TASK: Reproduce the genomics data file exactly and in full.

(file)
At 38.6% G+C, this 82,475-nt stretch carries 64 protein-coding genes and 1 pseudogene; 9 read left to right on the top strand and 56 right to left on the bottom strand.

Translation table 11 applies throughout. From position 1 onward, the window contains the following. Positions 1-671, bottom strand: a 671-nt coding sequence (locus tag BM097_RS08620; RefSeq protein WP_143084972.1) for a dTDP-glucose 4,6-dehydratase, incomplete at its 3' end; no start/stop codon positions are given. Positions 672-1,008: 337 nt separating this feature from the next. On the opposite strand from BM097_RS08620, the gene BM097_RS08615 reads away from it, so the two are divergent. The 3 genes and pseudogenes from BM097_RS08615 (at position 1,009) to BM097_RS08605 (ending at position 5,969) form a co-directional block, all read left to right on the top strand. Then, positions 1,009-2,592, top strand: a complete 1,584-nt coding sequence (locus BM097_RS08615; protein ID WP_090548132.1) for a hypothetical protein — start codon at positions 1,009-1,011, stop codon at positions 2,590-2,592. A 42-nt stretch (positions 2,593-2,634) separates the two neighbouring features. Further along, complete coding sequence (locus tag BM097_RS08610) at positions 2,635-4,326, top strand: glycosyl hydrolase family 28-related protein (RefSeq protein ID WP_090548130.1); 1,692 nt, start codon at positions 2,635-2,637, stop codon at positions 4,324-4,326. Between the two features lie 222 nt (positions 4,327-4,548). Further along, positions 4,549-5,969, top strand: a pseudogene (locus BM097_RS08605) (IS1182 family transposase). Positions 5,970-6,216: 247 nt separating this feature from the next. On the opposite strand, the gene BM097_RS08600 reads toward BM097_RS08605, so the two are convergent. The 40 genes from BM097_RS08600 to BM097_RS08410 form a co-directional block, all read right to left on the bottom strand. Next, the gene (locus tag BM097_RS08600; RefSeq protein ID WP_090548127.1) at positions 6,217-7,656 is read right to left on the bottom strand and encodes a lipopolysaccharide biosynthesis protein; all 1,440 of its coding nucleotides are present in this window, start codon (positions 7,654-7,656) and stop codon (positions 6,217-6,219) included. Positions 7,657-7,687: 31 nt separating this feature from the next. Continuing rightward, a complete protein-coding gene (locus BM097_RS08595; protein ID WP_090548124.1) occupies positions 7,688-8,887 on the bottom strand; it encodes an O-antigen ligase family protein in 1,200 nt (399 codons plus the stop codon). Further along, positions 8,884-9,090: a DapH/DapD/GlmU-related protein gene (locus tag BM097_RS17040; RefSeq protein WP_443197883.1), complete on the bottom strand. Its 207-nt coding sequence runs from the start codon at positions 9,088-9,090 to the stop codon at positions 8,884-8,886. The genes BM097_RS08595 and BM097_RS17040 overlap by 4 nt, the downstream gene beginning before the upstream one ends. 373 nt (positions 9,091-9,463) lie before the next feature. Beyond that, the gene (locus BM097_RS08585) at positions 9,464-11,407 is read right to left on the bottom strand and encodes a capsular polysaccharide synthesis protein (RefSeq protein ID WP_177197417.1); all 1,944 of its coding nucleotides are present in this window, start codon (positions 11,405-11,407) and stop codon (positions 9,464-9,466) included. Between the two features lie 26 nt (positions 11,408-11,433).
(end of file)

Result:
At 38.6% G+C, this 82,475-nt stretch carries 64 protein-coding genes and 1 pseudogene; 9 read left to right on the top strand and 56 right to left on the bottom strand.

Translation table 11 applies throughout. From position 1 onward, the window contains the following. Positions 1-671, bottom strand: a 671-nt coding sequence (locus tag BM097_RS08620; RefSeq protein WP_143084972.1) for a dTDP-glucose 4,6-dehydratase, incomplete at its 3' end; no start/stop codon positions are given. Positions 672-1,008: 337 nt separating this feature from the next. On the opposite strand from BM097_RS08620, the gene BM097_RS08615 reads away from it, so the two are divergent. The 3 genes and pseudogenes from BM097_RS08615 (at position 1,009) to BM097_RS08605 (ending at position 5,969) form a co-directional block, all read left to right on the top strand. Then, positions 1,009-2,592, top strand: a complete 1,584-nt coding sequence (locus BM097_RS08615; protein ID WP_090548132.1) for a hypothetical protein — start codon at positions 1,009-1,011, stop codon at positions 2,590-2,592. A 42-nt stretch (positions 2,593-2,634) separates the two neighbouring features. Further along, complete coding sequence (locus tag BM097_RS08610) at positions 2,635-4,326, top strand: glycosyl hydrolase family 28-related protein (RefSeq protein ID WP_090548130.1); 1,692 nt, start codon at positions 2,635-2,637, stop codon at positions 4,324-4,326. Between the two features lie 222 nt (positions 4,327-4,548). Further along, positions 4,549-5,969, top strand: a pseudogene (locus BM097_RS08605) (IS1182 family transposase). Positions 5,970-6,216: 247 nt separating this feature from the next. On the opposite strand, the gene BM097_RS08600 reads toward BM097_RS08605, so the two are convergent. The 40 genes from BM097_RS08600 to BM097_RS08410 form a co-directional block, all read right to left on the bottom strand. Next, the gene (locus tag BM097_RS08600; RefSeq protein ID WP_090548127.1) at positions 6,217-7,656 is read right to left on the bottom strand and encodes a lipopolysaccharide biosynthesis protein; all 1,440 of its coding nucleotides are present in this window, start codon (positions 7,654-7,656) and stop codon (positions 6,217-6,219) included. Positions 7,657-7,687: 31 nt separating this feature from the next. Continuing rightward, a complete protein-coding gene (locus BM097_RS08595; protein ID WP_090548124.1) occupies positions 7,688-8,887 on the bottom strand; it encodes an O-antigen ligase family protein in 1,200 nt (399 codons plus the stop codon). Further along, positions 8,884-9,090: a DapH/DapD/GlmU-related protein gene (locus tag BM097_RS17040; RefSeq protein WP_443197883.1), complete on the bottom strand. Its 207-nt coding sequence runs from the start codon at positions 9,088-9,090 to the stop codon at positions 8,884-8,886. The genes BM097_RS08595 and BM097_RS17040 overlap by 4 nt, the downstream gene beginning before the upstream one ends. 373 nt (positions 9,091-9,463) lie before the next feature. Beyond that, the gene (locus BM097_RS08585) at positions 9,464-11,407 is read right to left on the bottom strand and encodes a capsular polysaccharide synthesis protein (RefSeq protein ID WP_177197417.1); all 1,944 of its coding nucleotides are present in this window, start codon (positions 11,405-11,407) and stop codon (positions 9,464-9,466) included. Between the two features lie 26 nt (positions 11,408-11,433).